small snake plants or dwarf snake plant variety

What Is a Dwarf Snake Plant?

You’re likely familiar with the full-sized snake plant, but perhaps you’re curious to learn what is the dwarf snake plant? In this guide, I’ll tell you.

What is a dwarf snake plant? A dwarf snake plant is a miniaturized version of the full-sized snake plant that reaches a height and width of about 10 inches to a foot. It’s a drought-resistant indoor plant that hates standing water.  

Do you want to learn even more about the dwarf snake plant before incorporating it into your indoor garden? This article will tell you everything you need to know. I’ll discuss dwarf snake plant care, propagation, and the cultivars you can grow!  

Dwarf Snake Plant Varieties

First thing’s first. Which dwarf snake plant is the right one for you? Here are the different varieties to familiarize yourself with.

Sansevieria Moonshine

The small but appealing Sansevieria Moonshine features dark green leaf borders that are filled in with a lighter shade of green that glints silvery in certain lighting. 

This drought-resistant plant reaches sizes of two feet in maturity. 

When the leaves of the Moonshine begin developing, they tend to split off the main leaf and divide up to three times over. The size of each leaf can be as large as five inches!

The leaves will start off white when the Moonshine is young and become slightly darker as the plant nears maturity. 

Sansevieria Francisii

Next is the Sansevieria Francisii, aka the Dracaena Francisii Chahin. 

One of the lesser-known dwarf snake plant cultivars, the Francisii grows several leaves to one stem. The leaves sprout up tall and angular.

Nicknamed after gardening expert Francis K. Horwood, the Francisii grows two feet tall at biggest. 

Sansevieria Ballyi

The Tanzanian and Kenyan dwarf snake plant variety known as the Sansevieria Ballyi is nicknamed in honor of botanist Dr. Peter R. O. Bally. 

The cylindrical leaves of the Sansevieria Ballyi, dwarf snake plant, are compressed laterally so they almost look like sprouts. If you saw the Ballyi, you certainly wouldn’t think it’s a snake plant, but indeed, it is! 

The leaves grow to thicknesses of ¼ inches and reach lengths of two to four inches. The leaves on this dwarf snake plant have grooved spines, and many feature darker green ridges against a lighter green base.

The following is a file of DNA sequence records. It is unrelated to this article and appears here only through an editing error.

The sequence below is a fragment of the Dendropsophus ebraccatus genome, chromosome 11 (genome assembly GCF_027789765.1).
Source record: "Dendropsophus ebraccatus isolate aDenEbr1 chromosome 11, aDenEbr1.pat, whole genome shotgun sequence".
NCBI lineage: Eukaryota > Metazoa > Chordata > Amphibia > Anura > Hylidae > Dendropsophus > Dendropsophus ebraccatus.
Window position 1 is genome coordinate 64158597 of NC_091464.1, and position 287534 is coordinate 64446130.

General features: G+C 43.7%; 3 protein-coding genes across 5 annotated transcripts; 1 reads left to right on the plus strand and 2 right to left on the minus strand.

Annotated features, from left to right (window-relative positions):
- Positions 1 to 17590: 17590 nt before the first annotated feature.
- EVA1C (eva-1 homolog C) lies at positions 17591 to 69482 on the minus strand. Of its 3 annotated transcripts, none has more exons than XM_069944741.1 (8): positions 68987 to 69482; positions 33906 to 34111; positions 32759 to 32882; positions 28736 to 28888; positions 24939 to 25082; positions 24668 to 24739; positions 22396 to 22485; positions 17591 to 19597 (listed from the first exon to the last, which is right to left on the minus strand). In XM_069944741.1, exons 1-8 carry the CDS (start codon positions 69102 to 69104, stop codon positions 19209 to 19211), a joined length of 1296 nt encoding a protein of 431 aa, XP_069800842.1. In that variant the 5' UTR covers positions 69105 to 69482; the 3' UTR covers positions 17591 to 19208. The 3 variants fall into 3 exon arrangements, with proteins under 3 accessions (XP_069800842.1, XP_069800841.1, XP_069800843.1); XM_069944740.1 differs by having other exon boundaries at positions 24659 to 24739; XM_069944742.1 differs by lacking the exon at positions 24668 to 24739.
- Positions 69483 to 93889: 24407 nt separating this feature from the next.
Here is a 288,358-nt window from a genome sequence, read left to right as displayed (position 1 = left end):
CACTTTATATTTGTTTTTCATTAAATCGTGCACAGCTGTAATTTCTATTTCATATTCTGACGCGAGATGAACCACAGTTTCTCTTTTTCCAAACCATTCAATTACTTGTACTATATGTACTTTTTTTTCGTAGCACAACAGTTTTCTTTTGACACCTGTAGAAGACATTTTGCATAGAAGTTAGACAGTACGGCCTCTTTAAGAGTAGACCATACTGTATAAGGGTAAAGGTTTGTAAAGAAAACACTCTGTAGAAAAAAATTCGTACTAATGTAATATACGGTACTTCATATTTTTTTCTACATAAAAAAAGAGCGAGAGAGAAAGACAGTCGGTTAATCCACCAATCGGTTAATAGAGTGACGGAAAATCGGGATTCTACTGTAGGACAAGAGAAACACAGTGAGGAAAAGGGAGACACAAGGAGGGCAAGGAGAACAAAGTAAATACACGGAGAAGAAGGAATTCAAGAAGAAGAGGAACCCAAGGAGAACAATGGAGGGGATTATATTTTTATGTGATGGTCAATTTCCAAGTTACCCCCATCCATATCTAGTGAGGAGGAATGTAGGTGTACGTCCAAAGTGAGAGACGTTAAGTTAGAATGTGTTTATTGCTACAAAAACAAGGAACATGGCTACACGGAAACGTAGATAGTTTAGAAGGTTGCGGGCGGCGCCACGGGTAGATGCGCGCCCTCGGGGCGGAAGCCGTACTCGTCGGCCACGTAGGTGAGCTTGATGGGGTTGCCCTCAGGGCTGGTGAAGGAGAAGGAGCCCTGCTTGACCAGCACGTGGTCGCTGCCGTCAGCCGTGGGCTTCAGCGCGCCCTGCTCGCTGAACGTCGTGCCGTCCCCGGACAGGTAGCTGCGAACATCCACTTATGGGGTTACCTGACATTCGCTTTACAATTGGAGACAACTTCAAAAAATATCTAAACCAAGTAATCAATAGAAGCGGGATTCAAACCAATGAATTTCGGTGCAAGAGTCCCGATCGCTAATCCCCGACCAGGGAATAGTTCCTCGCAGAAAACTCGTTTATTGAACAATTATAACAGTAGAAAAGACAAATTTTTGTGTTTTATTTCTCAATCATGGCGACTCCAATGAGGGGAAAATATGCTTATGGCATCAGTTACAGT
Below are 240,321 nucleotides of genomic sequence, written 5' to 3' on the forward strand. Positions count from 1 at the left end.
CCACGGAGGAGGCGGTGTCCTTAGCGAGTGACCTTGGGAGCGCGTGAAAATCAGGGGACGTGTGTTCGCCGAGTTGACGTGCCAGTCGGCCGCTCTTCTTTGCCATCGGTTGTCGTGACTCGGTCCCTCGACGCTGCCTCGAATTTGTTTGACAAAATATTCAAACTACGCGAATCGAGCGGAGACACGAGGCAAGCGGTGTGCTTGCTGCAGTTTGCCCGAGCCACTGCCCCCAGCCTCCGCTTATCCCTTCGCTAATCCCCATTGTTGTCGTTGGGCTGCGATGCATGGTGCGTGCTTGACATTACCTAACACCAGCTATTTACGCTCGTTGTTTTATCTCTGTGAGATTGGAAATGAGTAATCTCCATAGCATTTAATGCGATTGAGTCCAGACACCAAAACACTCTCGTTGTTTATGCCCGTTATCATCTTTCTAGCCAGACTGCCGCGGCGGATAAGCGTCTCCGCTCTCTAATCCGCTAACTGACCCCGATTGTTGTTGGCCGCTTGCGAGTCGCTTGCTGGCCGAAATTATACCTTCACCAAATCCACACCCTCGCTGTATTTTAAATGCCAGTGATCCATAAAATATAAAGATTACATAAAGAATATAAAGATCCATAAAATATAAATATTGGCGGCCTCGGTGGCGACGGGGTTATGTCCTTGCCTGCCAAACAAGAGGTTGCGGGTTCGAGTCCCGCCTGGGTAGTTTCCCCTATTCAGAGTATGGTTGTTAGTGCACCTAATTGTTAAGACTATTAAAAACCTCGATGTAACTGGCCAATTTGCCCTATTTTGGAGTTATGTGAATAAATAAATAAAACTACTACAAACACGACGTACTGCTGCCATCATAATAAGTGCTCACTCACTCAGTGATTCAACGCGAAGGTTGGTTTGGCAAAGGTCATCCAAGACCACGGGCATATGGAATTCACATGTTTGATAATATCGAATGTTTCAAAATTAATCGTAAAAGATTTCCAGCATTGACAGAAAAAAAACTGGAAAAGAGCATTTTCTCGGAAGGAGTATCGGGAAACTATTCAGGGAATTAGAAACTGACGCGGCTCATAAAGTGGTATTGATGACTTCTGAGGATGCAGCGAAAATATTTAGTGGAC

Clusters of Ballyi can bloom & produce flowers, usually two at a time! 

Sansevieria Ehrenbergii Samurai Dwarf

Here’s a dwarf snake plant variety that’s sure to turn some heads, the samurai dwarf

This cultivar grows to just six inches tall, so it’s the ideal plant for your windowsill at home or your cubicle at work.

Rarer than the other dwarf snake plants, the samurai dwarf features large leaves outlined in hues like white, brown, or red.

The pure dark green leaf centers add a nice contrast and make it easier to identify.

Sansevieria Kirkii Silver Blue

Although plant experts believe the Silver Blue is related to the Sansevieria Kirkii, they’re not completely sure yet. Thus, you might see this one referred to as only the Sansevieria Silver Blue.

Regardless of what you want to call it, the Silver Blue is a small snake plant that often barely reaches one foot tall when it’s mature. That’s right, just one foot tall when fully grown! 

As you would have guessed, the Silver Blue has a silvery sheen to it that also encompasses a nice bit of blue. 

The leaves have a rather unique shape as well, as they feature a rounded border. That border might be outlined with a white and brown streak all the way around the leaf. 

Sansevieria Trifasciata Twisted Sister

The dwarf snake plant called Twisted Sister earns that name due to the tangle of curling, twisting snake plant leaves featured in this brightly-colored plant.

Growing to 15 inches in maturity, the Twisted Sister usually features broad streaks of yellow against a variegated backdrop of darker and lighter greens. If you want a dwarf snake plant that will stand out from the rest of your indoor plants, this variety of dwarf snake plant is the cultivar for you! 

Sansevieria Pinguicula

Another Kenyan dwarf snake plant is the Sansevieria Pinguicula

Capable of growing on rocks to clay and almost any growth medium in between, the Pinguicula has no variegation across its blade-like leaves. That said, the leaves do have a blueish tint.

You might hear the Pinguicula referred to by some as the Walking Sansevieria. This is due to how the plant reproduces.

The Pinguicula makes stolons, a type of stem, that spread on the ground and then becomes new snake plants. 

Sansevieria Parva

The Sansevieria Parva reproduces interestingly as well. Its rosettes produce stolons that act as runners, spreading the plant’s miniature plantlets. 

The Parva reaches heights of only 1.5 feet. You’re likely to see some variegation in this plant’s younger days in the form of long, light green bands. 

The light green bands of the Sansevieria Parva will likely fade with time, and unlike most other variegated plants the change in its color has nothing to do with how much sunlight you’re giving your plant (or the lack thereof).

The variegation on this dwarf snake plant is just a natural change in hue that happens as the Sansevieria Parva reaches maturity.